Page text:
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Tips for Managing Parent Anger

Joyful Musings--a weekly blog

Joyful Parenting Coaching is focused on clarity, consistency, connection, being an effective parent, finding balance as a parent, and above all being a confident and joyous parent. Topics include communication, having difficult conversations, having constructive conversations, chores, routines, family meetings,  I teach parent education and parenting classes because parenting is a skill—not something we are born knowing. Get the parenting skills you need today!

Tips for Managing Parent Anger

Elisabeth Stitt

How do we as parents manage our anger when we are tired, stressed out, and kids are defiant?
 

When it comes to kids, I am known to have the patience of Job but even I have found myself wanting to throttle my child.  If that’s you, you are not alone. Not by a long shot.

 

We all know the reasons our tempers are short—we’re tired, stressed out and too often pushed to the wall.  And then our kids—who should know better—argue, talk back, give us black looks or just ignore us altogether.  No wonder we want to shake them silly. Seriously.

 

So what do I do to try to limit the number of times my feelings get the better of me?

 

  1. Know Yourself

Just as it is important to set our kids up for success, it is important to set ourselves up for success.  Are you a morning person or an evening person? I am a morning person. In the morning, I am full of energy for creative parenting.  Get to me after 8 p.m. and I am pretty much a witch. One of the best parenting decisions I made early on was to have my daughter’s father be in charge of bedtime—a time of day when he was still wide awake and happy to spend some time with her.  Later, when she was school aged, she knew she had to ask me early and in advance for help with homework. If I knew she was going to need help, I could reserve some energy for the task; if she failed to ask me in advance, I would say no. Not to be mean.  Just because I knew that I could do more damage yelling at her and making her feel bad about herself, unnecessarily.

 

  1. Schedule Sensibly

We want our kids to have every opportunity and we want to make them happy.  To do that, we often say yes to classes and activities to which we should say no.  I recently talked to a mom who is trying to decide between private and public school for her daughter.  My advice to her was that unless the private school was going to provide a measurably better experience, she needed to take into account the benefit to the family system overall of going to school 5 minutes from home.  Driving 20 minutes each way to and from school is stressful and sucks essential downtime from an already packed day. There are schools, of course, that are so perfect for your child that it makes you happy every time you think about her going there.  That is a school worth driving to because it aligns so closely with your core values. Otherwise, make decisions that are going to streamline and simplify your life.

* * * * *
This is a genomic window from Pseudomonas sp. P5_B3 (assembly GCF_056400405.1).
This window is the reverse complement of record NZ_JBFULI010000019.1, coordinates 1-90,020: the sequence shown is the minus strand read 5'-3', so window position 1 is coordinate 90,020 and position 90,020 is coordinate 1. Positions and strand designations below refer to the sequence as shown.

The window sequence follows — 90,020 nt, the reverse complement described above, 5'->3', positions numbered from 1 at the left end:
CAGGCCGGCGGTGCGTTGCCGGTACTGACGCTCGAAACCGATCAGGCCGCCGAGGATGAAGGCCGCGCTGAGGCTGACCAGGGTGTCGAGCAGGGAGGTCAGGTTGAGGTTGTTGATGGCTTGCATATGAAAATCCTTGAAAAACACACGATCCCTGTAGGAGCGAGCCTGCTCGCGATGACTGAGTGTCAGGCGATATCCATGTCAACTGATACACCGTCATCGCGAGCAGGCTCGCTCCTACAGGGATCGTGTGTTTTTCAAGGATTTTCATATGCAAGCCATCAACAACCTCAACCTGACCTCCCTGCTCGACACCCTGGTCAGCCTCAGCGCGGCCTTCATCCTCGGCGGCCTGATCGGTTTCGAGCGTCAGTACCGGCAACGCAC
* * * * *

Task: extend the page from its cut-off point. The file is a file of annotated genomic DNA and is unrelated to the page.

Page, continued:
1. Have a Plan and a System

I loved going camping when I was a kid, but I didn’t love the tension between my parents around the packing and getting ready for the trip.  It made me determined to make camping fun. One of the ways I did that was to make a system. I had checklists for everything that had to be put in the car, for what was in every box that got put in the car, and from the previous camping trip of what needed to be replaced before the next camping trip.  Every camping trip we had the same menu—thereby assuring that I had everything I needed for whatever I was going to cook. Does even the sound of that suck the fun out of camping for you? Well, for it me, it meant we could leave at the drop of a hat (easy enough to transfer the boxes from storage to the garage) and that both my daughter and I knew who was responsible for what.  Because of that, we went camping all the time without my ever feeling resentful at all the effort it took to give her a good time.

 

I think it is similarly worth it to work out systems and routines for weekly shopping, laundry, keeping track of sports equipment and who has what when, etc.  A posted checklist for what needs to go out the door for each morning of the week (who has a violin lesson today, who has soccer) allows the whole family to take responsibility for making sure there are no extra trips back home to retrieve a forgotten item.  

 

  1. Work Together as a Family

If you have been reading my blog for a while, you know that I believe that families that do the work of the household together have more time to play together.  Beyond the benefit to children’s development of doing chores, once kids are trained, it does take some of the stress and exhaustion off of parents—leaving them with more resources to interact with their kids warmly and playfully.  Getting your kids to do chores does not happen all at once but, over time, I believe it adds greatly to family happiness, greatly reducing kids’ need to be defiant and parents’ anger levels.


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Happy Parenting!